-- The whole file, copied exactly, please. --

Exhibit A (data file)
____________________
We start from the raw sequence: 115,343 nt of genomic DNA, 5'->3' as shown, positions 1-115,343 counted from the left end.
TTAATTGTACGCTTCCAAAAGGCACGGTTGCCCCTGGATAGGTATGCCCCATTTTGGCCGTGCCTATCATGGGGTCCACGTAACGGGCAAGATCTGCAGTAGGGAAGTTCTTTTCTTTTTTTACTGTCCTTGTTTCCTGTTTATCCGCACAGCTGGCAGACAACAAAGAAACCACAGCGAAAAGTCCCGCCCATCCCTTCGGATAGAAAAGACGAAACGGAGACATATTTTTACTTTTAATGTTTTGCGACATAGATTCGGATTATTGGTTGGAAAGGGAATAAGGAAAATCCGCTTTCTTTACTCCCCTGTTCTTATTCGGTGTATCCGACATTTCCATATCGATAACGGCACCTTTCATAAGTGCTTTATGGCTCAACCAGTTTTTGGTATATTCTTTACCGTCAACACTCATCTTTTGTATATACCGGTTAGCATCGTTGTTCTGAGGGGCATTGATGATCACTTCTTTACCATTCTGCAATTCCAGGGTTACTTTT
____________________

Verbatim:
We start from the raw sequence: 115,343 nt of genomic DNA, 5'->3' as shown, positions 1-115,343 counted from the left end.
TTAATTGTACGCTTCCAAAAGGCACGGTTGCCCCTGGATAGGTATGCCCCATTTTGGCCGTGCCTATCATGGGGTCCACGTAACGGGCAAGATCTGCAGTAGGGAAGTTCTTTTCTTTTTTTACTGTCCTTGTTTCCTGTTTATCCGCACAGCTGGCAGACAACAAAGAAACCACAGCGAAAAGTCCCGCCCATCCCTTCGGATAGAAAAGACGAAACGGAGACATATTTTTACTTTTAATGTTTTGCGACATAGATTCGGATTATTGGTTGGAAAGGGAATAAGGAAAATCCGCTTTCTTTACTCCCCTGTTCTTATTCGGTGTATCCGACATTTCCATATCGATAACGGCACCTTTCATAAGTGCTTTATGGCTCAACCAGTTTTTGGTATATTCTTTACCGTCAACACTCATCTTTTGTATATACCGGTTAGCATCGTTGTTCTGAGGGGCATTGATGATCACTTCTTTACCATTCTGCAATTCCAGGGTTACTTTT